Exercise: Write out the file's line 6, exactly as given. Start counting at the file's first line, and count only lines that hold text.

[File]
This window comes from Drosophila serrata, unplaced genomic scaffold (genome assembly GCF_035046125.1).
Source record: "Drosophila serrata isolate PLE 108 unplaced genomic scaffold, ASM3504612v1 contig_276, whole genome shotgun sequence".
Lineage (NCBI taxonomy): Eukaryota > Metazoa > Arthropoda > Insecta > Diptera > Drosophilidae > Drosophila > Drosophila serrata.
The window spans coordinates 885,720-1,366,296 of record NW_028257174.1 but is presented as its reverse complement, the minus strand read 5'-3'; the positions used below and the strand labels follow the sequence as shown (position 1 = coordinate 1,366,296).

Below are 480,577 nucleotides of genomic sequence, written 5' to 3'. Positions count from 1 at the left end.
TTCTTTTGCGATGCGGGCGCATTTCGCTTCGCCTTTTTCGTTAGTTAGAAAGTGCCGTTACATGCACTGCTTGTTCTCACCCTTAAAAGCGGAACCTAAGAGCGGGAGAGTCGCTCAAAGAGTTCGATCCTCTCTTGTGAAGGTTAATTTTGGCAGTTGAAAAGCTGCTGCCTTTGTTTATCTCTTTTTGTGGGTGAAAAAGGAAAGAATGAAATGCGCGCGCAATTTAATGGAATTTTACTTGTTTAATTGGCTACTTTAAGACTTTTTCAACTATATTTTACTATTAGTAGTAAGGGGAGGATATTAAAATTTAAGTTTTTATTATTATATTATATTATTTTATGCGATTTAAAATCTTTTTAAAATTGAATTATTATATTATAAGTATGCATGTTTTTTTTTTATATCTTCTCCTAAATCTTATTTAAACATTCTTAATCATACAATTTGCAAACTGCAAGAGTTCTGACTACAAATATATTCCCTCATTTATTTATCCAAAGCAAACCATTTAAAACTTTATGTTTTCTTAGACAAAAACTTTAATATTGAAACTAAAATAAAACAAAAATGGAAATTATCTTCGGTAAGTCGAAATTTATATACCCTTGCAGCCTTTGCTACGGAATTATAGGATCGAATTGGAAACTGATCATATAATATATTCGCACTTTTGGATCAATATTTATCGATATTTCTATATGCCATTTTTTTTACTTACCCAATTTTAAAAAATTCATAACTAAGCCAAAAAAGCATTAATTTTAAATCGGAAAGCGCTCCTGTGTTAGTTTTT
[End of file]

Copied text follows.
TTCTTTTGCGATGCGGGCGCATTTCGCTTCGCCTTTTTCGTTAGTTAGAAAGTGCCGTTACATGCACTGCTTGTTCTCACCCTTAAAAGCGGAACCTAAGAGCGGGAGAGTCGCTCAAAGAGTTCGATCCTCTCTTGTGAAGGTTAATTTTGGCAGTTGAAAAGCTGCTGCCTTTGTTTATCTCTTTTTGTGGGTGAAAAAGGAAAGAATGAAATGCGCGCGCAATTTAATGGAATTTTACTTGTTTAATTGGCTACTTTAAGACTTTTTCAACTATATTTTACTATTAGTAGTAAGGGGAGGATATTAAAATTTAAGTTTTTATTATTATATTATATTATTTTATGCGATTTAAAATCTTTTTAAAATTGAATTATTATATTATAAGTATGCATGTTTTTTTTTTATATCTTCTCCTAAATCTTATTTAAACATTCTTAATCATACAATTTGCAAACTGCAAGAGTTCTGACTACAAATATATTCCCTCATTTATTTATCCAAAGCAAACCATTTAAAACTTTATGTTTTCTTAGACAAAAACTTTAATATTGAAACTAAAATAAAACAAAAATGGAAATTATCTTCGGTAAGTCGAAATTTATATACCCTTGCAGCCTTTGCTACGGAATTATAGGATCGAATTGGAAACTGATCATATAATATATTCGCACTTTTGGATCAATATTTATCGATATTTCTATATGCCATTTTTTTTACTTACCCAATTTTAAAAAATTCATAACTAAGCCAAAAAAGCATTAATTTTAAATCGGAAAGCGCTCCTGTGTTAGTTTTT